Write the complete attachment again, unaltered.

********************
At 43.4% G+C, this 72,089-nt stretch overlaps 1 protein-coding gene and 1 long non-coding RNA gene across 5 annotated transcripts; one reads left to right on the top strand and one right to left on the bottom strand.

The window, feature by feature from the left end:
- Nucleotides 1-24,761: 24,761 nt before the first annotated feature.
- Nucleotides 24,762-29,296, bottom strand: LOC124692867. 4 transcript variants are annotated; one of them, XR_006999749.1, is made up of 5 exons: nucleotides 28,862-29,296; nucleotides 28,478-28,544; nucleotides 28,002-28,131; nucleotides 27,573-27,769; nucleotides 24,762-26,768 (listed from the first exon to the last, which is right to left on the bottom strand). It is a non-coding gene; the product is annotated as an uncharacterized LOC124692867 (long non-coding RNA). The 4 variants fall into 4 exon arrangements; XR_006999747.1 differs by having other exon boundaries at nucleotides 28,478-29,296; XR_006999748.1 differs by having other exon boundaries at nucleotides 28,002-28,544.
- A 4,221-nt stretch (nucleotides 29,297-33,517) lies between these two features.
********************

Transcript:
At 43.4% G+C, this 72,089-nt stretch overlaps 1 protein-coding gene and 1 long non-coding RNA gene across 5 annotated transcripts; one reads left to right on the top strand and one right to left on the bottom strand.

The window, feature by feature from the left end:
- Nucleotides 1-24,761: 24,761 nt before the first annotated feature.
- Nucleotides 24,762-29,296, bottom strand: LOC124692867. 4 transcript variants are annotated; one of them, XR_006999749.1, is made up of 5 exons: nucleotides 28,862-29,296; nucleotides 28,478-28,544; nucleotides 28,002-28,131; nucleotides 27,573-27,769; nucleotides 24,762-26,768 (listed from the first exon to the last, which is right to left on the bottom strand). It is a non-coding gene; the product is annotated as an uncharacterized LOC124692867 (long non-coding RNA). The 4 variants fall into 4 exon arrangements; XR_006999747.1 differs by having other exon boundaries at nucleotides 28,478-29,296; XR_006999748.1 differs by having other exon boundaries at nucleotides 28,002-28,544.
- A 4,221-nt stretch (nucleotides 29,297-33,517) lies between these two features.